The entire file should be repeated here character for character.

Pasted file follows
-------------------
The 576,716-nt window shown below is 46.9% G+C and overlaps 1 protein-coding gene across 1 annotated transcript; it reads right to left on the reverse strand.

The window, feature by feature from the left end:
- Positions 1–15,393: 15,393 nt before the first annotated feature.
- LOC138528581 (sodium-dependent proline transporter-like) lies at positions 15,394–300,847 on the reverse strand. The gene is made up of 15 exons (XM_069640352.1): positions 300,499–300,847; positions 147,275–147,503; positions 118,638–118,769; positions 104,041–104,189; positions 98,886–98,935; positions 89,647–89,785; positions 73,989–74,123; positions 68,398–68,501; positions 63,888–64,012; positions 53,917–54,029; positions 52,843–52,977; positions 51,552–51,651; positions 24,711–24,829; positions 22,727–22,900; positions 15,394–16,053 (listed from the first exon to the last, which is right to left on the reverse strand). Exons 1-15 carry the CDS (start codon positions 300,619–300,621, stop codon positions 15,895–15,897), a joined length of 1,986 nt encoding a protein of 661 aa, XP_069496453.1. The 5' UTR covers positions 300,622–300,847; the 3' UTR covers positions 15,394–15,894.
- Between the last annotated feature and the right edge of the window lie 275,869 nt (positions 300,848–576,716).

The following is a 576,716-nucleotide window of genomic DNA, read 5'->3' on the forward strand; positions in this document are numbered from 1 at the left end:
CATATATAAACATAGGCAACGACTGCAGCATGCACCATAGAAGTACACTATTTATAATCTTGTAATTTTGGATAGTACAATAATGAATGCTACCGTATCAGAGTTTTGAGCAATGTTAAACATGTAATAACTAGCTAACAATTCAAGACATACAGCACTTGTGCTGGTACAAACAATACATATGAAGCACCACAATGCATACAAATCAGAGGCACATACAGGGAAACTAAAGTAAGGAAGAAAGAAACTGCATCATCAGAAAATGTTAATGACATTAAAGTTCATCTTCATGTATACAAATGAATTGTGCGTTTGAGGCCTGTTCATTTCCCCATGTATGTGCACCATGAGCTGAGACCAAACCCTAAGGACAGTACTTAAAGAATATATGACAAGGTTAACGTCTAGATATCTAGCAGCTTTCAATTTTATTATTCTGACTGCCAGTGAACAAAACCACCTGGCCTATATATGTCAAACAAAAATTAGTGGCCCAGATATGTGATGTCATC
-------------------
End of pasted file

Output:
The 576,716-nt window shown below is 46.9% G+C and overlaps 1 protein-coding gene across 1 annotated transcript; it reads right to left on the reverse strand.

The window, feature by feature from the left end:
- Positions 1–15,393: 15,393 nt before the first annotated feature.
- LOC138528581 (sodium-dependent proline transporter-like) lies at positions 15,394–300,847 on the reverse strand. The gene is made up of 15 exons (XM_069640352.1): positions 300,499–300,847; positions 147,275–147,503; positions 118,638–118,769; positions 104,041–104,189; positions 98,886–98,935; positions 89,647–89,785; positions 73,989–74,123; positions 68,398–68,501; positions 63,888–64,012; positions 53,917–54,029; positions 52,843–52,977; positions 51,552–51,651; positions 24,711–24,829; positions 22,727–22,900; positions 15,394–16,053 (listed from the first exon to the last, which is right to left on the reverse strand). Exons 1-15 carry the CDS (start codon positions 300,619–300,621, stop codon positions 15,895–15,897), a joined length of 1,986 nt encoding a protein of 661 aa, XP_069496453.1. The 5' UTR covers positions 300,622–300,847; the 3' UTR covers positions 15,394–15,894.
- Between the last annotated feature and the right edge of the window lie 275,869 nt (positions 300,848–576,716).

The following is a 576,716-nucleotide window of genomic DNA, read 5'->3' on the forward strand; positions in this document are numbered from 1 at the left end:
CATATATAAACATAGGCAACGACTGCAGCATGCACCATAGAAGTACACTATTTATAATCTTGTAATTTTGGATAGTACAATAATGAATGCTACCGTATCAGAGTTTTGAGCAATGTTAAACATGTAATAACTAGCTAACAATTCAAGACATACAGCACTTGTGCTGGTACAAACAATACATATGAAGCACCACAATGCATACAAATCAGAGGCACATACAGGGAAACTAAAGTAAGGAAGAAAGAAACTGCATCATCAGAAAATGTTAATGACATTAAAGTTCATCTTCATGTATACAAATGAATTGTGCGTTTGAGGCCTGTTCATTTCCCCATGTATGTGCACCATGAGCTGAGACCAAACCCTAAGGACAGTACTTAAAGAATATATGACAAGGTTAACGTCTAGATATCTAGCAGCTTTCAATTTTATTATTCTGACTGCCAGTGAACAAAACCACCTGGCCTATATATGTCAAACAAAAATTAGTGGCCCAGATATGTGATGTCATC